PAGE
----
According to government planners Australia will spiral as a result of a failure to respond to climate change.
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In an analysis paper published this month, officials said that the country s cost of capital would increase by 100 basis points in an adverse climate-change scenario without its strategy to reach a net-zero emissions target. If Australia was the only developed country without such a goal, the extra cost could jump as much as 300 basis points, they said.
The admission, buried deep in an annex of a long-term emissions reductions plan, may be the first such analysis published by a major government on the climate risk to its debt. It comes as investors are starting to amp up pressure as Australia is perceived as a laggard due to its reliance on coal, with Sweden s central bank having already dumped the bonds of two of its states.
Sean Kidney, co-founder of the Climate Bonds Initiative, said it was a recognition of what is going on in the world as investors are conscious of climate risk, and if countries don't respond their borrowing costs are going to go up. It's the first time I've seen it in print. Countries across the world are committing to reduce global emissions, including fossil fuel exporters such as Saudi Arabia and the United Arab Emirates. Australia plans to reach net-zero emissions by 2050 will only cut the amount of greenhouse gases produced by a third compared to having no plan at all. It is dependent on technological advancements emerging over the coming decades.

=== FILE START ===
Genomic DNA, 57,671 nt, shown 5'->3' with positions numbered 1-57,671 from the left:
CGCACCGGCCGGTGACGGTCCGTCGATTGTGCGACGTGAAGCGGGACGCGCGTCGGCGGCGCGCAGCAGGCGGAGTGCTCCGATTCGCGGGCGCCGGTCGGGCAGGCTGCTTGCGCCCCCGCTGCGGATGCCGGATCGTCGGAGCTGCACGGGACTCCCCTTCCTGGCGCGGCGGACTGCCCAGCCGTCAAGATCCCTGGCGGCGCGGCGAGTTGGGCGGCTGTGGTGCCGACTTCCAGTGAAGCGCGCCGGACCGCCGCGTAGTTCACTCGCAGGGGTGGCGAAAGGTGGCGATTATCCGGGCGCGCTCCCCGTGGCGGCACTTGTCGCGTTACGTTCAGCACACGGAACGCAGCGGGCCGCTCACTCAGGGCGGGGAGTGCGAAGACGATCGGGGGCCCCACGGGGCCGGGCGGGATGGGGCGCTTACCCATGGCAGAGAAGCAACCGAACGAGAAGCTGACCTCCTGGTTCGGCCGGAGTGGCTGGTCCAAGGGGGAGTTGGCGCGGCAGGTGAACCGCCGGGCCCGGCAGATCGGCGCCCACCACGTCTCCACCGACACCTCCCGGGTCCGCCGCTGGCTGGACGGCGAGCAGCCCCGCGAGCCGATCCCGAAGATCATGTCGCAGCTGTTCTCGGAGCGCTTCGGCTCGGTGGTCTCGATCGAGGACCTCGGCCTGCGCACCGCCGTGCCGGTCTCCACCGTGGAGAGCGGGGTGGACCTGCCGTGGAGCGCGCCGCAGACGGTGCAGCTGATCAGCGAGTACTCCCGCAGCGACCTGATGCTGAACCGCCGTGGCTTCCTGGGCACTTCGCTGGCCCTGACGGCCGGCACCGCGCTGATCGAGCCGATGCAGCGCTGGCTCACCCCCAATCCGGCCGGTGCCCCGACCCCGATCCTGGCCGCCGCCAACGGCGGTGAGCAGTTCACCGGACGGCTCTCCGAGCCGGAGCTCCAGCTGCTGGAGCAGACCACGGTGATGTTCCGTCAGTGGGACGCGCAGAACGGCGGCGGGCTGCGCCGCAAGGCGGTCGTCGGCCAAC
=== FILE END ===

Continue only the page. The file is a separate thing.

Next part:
The Australian government's projections are based on market pricing of green bonds, which are used to fund projects that combat climate change. The report said there is no precedent for quantifying the cost of inaction for the nation's governments, firms and households.
There is evidence that green bonds generate greenium or cheaper borrowing costs, a measure of a few basis points for sovereign issuers. The report said that the dynamics driving this greenium will increase over time, leading to a larger penalty for the debt of climate laggards.
Australia's benchmark bond yield has surged nearly 100 basis points in the past three months to around 1.9%, as global policy makers prepare to reduce the extraordinary stimulus given to markets during the Pandemic.
Australia -- one of the world's top suppliers of fossil fuels - has committed to reach net-zero emissions by 2050, according to the modeling released by Prime Minister Scott Morrison s government, which shows the nation will still emit 215 million tons of emissions by that time.
Australia will default on its debt by the year 2050 if there is a disorderly transition in the planet's efforts to fight climate change, according to research by FTSE Russell.
It is good to see that Australia's Treasury is looking closely at the very serious economic risks of Australia's climate policy, said Kate Mackenzie, a fellow at Australia's Centre for Policy Development and a Bloomberg Green columnist. We have seen from the Swedish Riksbank and other comments from market participants that the source of these risks isn't limited to domestic emissions and the country's reliance on fossil fuel exports. None of the Wildfires Are Worse, and One Chemical Company Is Reaping the Benefits is Reaping the Benefits
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